The principle of specificity is applied when your training mimics movements or skills required in a sporting event.
The principle of specificity is a critical part of a training program for competitive athletes, avid exercisers, recreational athletes, or anyone wanting to improve specific aspects of performance, strength, flexibility, or cardiorespiratory fitness.
There are a few things to emphasize when you are developing a program.
- You need to train your muscles and joints.
- The speed of movement.
- You need to train energy systems.
- You need to train.
For example, if you’re training for a sprinting event, you’ll want to design a conditioning program that is performed at high speeds.
It should include exercises that make you stronger and able to compete at high speeds, such as Olympic-style lifts.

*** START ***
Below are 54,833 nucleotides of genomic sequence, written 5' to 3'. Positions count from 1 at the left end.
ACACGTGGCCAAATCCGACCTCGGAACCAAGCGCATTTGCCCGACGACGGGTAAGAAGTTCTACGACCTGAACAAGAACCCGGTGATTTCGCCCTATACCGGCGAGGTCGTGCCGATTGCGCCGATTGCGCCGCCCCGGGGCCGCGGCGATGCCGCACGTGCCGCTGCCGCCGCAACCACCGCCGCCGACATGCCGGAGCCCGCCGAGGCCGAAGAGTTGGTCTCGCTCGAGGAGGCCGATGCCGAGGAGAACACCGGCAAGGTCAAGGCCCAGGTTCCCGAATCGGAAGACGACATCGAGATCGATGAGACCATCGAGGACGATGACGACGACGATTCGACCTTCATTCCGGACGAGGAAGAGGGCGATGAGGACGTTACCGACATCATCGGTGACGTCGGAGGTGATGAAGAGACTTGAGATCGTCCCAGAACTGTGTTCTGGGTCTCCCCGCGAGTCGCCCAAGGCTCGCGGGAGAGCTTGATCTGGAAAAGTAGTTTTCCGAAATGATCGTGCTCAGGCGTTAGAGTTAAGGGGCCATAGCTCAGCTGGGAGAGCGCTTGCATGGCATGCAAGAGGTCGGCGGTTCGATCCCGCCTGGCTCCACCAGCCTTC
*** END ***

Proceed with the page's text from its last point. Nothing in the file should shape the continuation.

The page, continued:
Gondek says when working with clients who want to train for a 5k running race versus a marathon, there are subtly different muscle demands due to the difference in overall speed and duration of the events, even though both require running.
“A 5km race (3.1 miles) typically requires more fast-twitch muscle recruitment over a shorter period of time, whereas a marathon (26.2 miles) requires more slow-twitch muscle fiber recruitment,” she says.
When designing a 5k training plan, she uses short bursts of speed and power geared toward shorter distances, and a few time trial runs that train the muscles and cardiovascular system to run at your goal race pace.
She says that it is equally important to strengthen the muscles used with running.
Another sports-specific example is training for throwing athletes. The first thing Gondek looks for is sufficient range of motion throughout the shoulder, elbow, spine, and hips to achieve optimal throwing patterns.
If the range is not ideal, she focuses the first part of their training sessions on functional range conditioning, flexibility exercises, and self-joint mobilizations to improve range of motion and muscle flexibility.